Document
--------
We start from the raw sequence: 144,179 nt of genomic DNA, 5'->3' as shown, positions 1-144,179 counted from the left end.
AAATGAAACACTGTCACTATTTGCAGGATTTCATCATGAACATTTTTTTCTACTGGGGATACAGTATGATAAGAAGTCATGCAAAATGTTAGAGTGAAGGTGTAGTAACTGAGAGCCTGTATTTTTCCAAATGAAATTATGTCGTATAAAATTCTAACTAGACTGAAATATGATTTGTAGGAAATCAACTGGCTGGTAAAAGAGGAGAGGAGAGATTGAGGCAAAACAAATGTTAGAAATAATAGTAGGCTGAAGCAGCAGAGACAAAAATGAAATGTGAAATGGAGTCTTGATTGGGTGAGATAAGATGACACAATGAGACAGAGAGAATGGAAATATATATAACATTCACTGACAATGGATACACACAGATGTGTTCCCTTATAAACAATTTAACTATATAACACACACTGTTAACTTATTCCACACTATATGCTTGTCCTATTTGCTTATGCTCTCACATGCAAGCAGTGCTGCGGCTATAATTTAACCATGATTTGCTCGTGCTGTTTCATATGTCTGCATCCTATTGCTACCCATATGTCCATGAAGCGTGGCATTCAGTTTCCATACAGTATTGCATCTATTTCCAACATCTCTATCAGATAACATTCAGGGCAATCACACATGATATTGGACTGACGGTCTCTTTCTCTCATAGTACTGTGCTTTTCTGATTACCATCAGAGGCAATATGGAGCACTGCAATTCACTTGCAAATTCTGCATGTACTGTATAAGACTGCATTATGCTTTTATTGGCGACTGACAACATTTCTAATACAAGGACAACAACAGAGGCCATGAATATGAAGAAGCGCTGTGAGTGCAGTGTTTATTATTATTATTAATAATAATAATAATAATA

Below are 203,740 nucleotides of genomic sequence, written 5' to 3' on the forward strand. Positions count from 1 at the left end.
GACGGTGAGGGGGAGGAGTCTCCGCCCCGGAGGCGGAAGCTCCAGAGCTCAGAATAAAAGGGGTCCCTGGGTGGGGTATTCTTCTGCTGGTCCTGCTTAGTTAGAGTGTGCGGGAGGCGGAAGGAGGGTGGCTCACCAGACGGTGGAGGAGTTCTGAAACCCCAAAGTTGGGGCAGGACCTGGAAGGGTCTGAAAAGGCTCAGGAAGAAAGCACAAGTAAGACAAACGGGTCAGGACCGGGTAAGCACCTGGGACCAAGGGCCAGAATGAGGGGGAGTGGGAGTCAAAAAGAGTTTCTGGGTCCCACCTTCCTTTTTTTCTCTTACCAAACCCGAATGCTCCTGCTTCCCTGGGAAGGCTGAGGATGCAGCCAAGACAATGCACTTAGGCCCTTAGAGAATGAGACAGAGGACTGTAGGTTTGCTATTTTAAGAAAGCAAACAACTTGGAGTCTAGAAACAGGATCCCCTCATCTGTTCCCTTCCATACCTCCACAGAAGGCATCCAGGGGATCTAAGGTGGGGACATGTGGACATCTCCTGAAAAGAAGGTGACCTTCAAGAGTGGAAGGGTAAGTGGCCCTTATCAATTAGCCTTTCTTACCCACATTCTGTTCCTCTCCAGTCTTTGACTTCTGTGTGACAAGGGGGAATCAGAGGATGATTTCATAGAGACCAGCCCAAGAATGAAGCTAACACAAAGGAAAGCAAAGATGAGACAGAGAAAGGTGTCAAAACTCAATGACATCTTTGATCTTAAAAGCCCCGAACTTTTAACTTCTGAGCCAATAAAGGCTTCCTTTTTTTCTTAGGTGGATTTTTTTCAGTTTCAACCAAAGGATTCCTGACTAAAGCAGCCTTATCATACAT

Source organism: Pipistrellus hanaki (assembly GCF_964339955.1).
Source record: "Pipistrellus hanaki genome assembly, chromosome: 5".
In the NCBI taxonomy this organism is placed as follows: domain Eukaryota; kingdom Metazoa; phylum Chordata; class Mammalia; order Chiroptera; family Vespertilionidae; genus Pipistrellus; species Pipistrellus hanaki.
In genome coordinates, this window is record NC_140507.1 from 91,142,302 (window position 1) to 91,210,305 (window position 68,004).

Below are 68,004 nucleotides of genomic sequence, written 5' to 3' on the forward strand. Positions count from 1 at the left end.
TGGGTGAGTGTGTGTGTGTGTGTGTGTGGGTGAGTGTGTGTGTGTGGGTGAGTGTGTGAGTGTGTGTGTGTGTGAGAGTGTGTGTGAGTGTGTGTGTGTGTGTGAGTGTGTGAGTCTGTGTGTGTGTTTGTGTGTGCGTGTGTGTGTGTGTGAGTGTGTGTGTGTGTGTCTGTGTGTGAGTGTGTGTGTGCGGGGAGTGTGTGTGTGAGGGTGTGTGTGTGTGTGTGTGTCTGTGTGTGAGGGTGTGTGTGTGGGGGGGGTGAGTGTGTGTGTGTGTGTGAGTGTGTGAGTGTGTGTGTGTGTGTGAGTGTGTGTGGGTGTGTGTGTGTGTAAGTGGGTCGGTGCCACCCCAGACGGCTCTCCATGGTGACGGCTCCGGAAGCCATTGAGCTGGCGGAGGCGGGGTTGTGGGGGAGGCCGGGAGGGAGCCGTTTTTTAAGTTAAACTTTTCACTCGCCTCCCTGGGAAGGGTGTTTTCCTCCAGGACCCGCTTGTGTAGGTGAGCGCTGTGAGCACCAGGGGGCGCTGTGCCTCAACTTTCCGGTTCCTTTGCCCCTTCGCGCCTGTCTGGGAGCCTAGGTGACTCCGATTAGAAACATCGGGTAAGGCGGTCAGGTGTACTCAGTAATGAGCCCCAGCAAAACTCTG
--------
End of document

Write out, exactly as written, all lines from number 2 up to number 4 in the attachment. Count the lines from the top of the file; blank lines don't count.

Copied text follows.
AAATGAAACACTGTCACTATTTGCAGGATTTCATCATGAACATTTTTTTCTACTGGGGATACAGTATGATAAGAAGTCATGCAAAATGTTAGAGTGAAGGTGTAGTAACTGAGAGCCTGTATTTTTCCAAATGAAATTATGTCGTATAAAATTCTAACTAGACTGAAATATGATTTGTAGGAAATCAACTGGCTGGTAAAAGAGGAGAGGAGAGATTGAGGCAAAACAAATGTTAGAAATAATAGTAGGCTGAAGCAGCAGAGACAAAAATGAAATGTGAAATGGAGTCTTGATTGGGTGAGATAAGATGACACAATGAGACAGAGAGAATGGAAATATATATAACATTCACTGACAATGGATACACACAGATGTGTTCCCTTATAAACAATTTAACTATATAACACACACTGTTAACTTATTCCACACTATATGCTTGTCCTATTTGCTTATGCTCTCACATGCAAGCAGTGCTGCGGCTATAATTTAACCATGATTTGCTCGTGCTGTTTCATATGTCTGCATCCTATTGCTACCCATATGTCCATGAAGCGTGGCATTCAGTTTCCATACAGTATTGCATCTATTTCCAACATCTCTATCAGATAACATTCAGGGCAATCACACATGATATTGGACTGACGGTCTCTTTCTCTCATAGTACTGTGCTTTTCTGATTACCATCAGAGGCAATATGGAGCACTGCAATTCACTTGCAAATTCTGCATGTACTGTATAAGACTGCATTATGCTTTTATTGGCGACTGACAACATTTCTAATACAAGGACAACAACAGAGGCCATGAATATGAAGAAGCGCTGTGAGTGCAGTGTTTATTATTATTATTAATAATAATAATAATAATA

Below are 203,740 nucleotides of genomic sequence, written 5' to 3' on the forward strand. Positions count from 1 at the left end.
GACGGTGAGGGGGAGGAGTCTCCGCCCCGGAGGCGGAAGCTCCAGAGCTCAGAATAAAAGGGGTCCCTGGGTGGGGTATTCTTCTGCTGGTCCTGCTTAGTTAGAGTGTGCGGGAGGCGGAAGGAGGGTGGCTCACCAGACGGTGGAGGAGTTCTGAAACCCCAAAGTTGGGGCAGGACCTGGAAGGGTCTGAAAAGGCTCAGGAAGAAAGCACAAGTAAGACAAACGGGTCAGGACCGGGTAAGCACCTGGGACCAAGGGCCAGAATGAGGGGGAGTGGGAGTCAAAAAGAGTTTCTGGGTCCCACCTTCCTTTTTTTCTCTTACCAAACCCGAATGCTCCTGCTTCCCTGGGAAGGCTGAGGATGCAGCCAAGACAATGCACTTAGGCCCTTAGAGAATGAGACAGAGGACTGTAGGTTTGCTATTTTAAGAAAGCAAACAACTTGGAGTCTAGAAACAGGATCCCCTCATCTGTTCCCTTCCATACCTCCACAGAAGGCATCCAGGGGATCTAAGGTGGGGACATGTGGACATCTCCTGAAAAGAAGGTGACCTTCAAGAGTGGAAGGGTAAGTGGCCCTTATCAATTAGCCTTTCTTACCCACATTCTGTTCCTCTCCAGTCTTTGACTTCTGTGTGACAAGGGGGAATCAGAGGATGATTTCATAGAGACCAGCCCAAGAATGAAGCTAACACAAAGGAAAGCAAAGATGAGACAGAGAAAGGTGTCAAAACTCAATGACATCTTTGATCTTAAAAGCCCCGAACTTTTAACTTCTGAGCCAATAAAGGCTTCCTTTTTTTCTTAGGTGGATTTTTTTCAGTTTCAACCAAAGGATTCCTGACTAAAGCAGCCTTATCATACAT